De­cem­ber Pon­der­ings

Catron Courier - - News - By Wilma Stan­ton, Master Gar­dener

Re­cently, I walked through a nurs­ery and saw some of the plants we as­so­ciate with Christ­mas. I started re­mem­ber­ing other plants I had been told about dur­ing past Hol­i­day Sea­sons.

The orig­i­nal plants of Christ­mas were frank­in­cense and myrrh, plants grow in Africa, Asia, and Ara­bia. The plants bruise eas­ily and the slight­est cut will cause drops of the fra­grance resin to form. The har­dened resin has been used for thou­sands of years in per­fumes, medicines, fu­mi­gants, as well as in em­balm­ing. Th­ese resins were so highly prized they ranked with gold in value. When the magi brought gifts to the Christ child, they brought gold, frank­in­cense and myrrh.

Some plants were not orig­i­nally as­so­ci­ated with Christ­mas, but later be­came a part of the sea­son. Some claim Martin Luther brought in the Christ­mas tree. While peo­ple in north­ern cli­mates used the tree as a sign of im­mor­tal­ity, Martin Luther added the dec­o­ra­tions to cel­e­brate Christ­mas.

The Christ­mas rose isn't a rose. Ac­cord­ing to legend, a young girl wept be­cause she had no flow­ers to take to the Christ child. Her tears fell to the ground and were trans­formed into beau­ti­ful flow­ers. The Christ­mas rose is ac­tu­ally a plant in the but­ter­cup fam­ily that grows only in Europe. It is not likely to have been known in the Holy Land at the time of Christ's birth, how­ever, a red-flow­ered plant is be­lieved to be the lily of the field which Solomon's splen­did gar­ments did not sur­pass.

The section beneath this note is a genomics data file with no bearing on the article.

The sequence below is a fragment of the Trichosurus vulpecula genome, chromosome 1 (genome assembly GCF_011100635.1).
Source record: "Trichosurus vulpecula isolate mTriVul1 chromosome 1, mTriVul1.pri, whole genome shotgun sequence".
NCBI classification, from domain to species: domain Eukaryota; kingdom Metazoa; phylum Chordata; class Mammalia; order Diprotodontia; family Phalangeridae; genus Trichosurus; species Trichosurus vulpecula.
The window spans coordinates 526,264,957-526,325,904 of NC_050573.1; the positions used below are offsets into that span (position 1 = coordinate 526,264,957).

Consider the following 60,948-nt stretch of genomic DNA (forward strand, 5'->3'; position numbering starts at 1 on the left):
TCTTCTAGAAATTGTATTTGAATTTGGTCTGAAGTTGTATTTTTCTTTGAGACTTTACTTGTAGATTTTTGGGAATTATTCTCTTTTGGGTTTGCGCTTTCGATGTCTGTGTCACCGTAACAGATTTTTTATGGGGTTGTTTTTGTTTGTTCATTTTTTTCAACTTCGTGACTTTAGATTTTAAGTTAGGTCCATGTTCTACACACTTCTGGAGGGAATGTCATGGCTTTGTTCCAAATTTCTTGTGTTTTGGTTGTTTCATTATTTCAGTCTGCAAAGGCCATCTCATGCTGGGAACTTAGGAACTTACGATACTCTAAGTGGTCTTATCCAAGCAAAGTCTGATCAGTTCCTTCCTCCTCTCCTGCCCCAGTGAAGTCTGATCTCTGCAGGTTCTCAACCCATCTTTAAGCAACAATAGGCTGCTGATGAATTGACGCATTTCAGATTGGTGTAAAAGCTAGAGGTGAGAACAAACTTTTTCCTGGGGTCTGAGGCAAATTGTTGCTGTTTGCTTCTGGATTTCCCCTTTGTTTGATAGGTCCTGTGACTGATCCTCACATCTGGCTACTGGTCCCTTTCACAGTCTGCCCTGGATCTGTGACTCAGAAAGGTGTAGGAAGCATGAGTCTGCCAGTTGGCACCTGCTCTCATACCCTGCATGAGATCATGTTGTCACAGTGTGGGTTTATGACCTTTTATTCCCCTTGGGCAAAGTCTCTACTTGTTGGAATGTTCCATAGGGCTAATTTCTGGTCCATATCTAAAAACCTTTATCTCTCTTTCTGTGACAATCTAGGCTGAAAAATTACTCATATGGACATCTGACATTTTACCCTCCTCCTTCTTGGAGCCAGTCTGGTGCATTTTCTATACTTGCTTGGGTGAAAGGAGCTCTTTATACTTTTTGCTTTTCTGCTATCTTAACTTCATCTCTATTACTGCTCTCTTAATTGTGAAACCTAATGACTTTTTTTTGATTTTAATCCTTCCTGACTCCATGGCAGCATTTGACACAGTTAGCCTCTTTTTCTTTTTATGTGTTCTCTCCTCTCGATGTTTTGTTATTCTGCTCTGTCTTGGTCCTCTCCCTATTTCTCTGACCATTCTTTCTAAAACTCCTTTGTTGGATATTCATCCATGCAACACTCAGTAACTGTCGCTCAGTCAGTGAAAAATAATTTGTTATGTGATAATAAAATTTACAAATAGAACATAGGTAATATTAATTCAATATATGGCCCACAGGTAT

Mistle­toe be­came popular at hol­i­day par­ties as Chris­tian­ity spread into Europe. In the early days, mistle­toe was ri­valed by the onion, and was sa­cred to St. Thomas. At par­ties, a merry fel­low rep­re­sent­ing St. Thomas would dance and give each girl an onion. The girls would cut their onions into quarters, each whis­per­ing the name of the man she hoped would pro­pose mar­riage. Each girl would wave the onion over her head and would re­cite the verse: "Good St. Thomas, do me right and send my true love to me tonight, that I may see him face to face, and him my kind arms embrace."

An onion hang­ing in the room was sup­posed to draw off the ills of the party.

The poin­set­tia is the most popular of all Christ­mas plants in the US and is re­lated to an Aztec legend of love be­tween a young woman and man of un­equal so­cial sta­tus. The plant puts on a beau­ti­ful show, pro­vid­ing color to oth­er­wise drab in­te­ri­ors. It is no won­der it has be­come the best choice for a gift plants.

While many of the pre­vi­ous sto­ries are legend, it is fun to sit around to­gether, have a cup of hot choco­late and pass the sto­ries on to oth­ers as we cel­e­brate this won­der­ful time of year.

For­bear­ance - with­hold­ing a re­sponse to provo­ca­tion.

Ex­am­ple: I ad­mire your for­bear­ance after that drunk called you all man­ner of in­sults.

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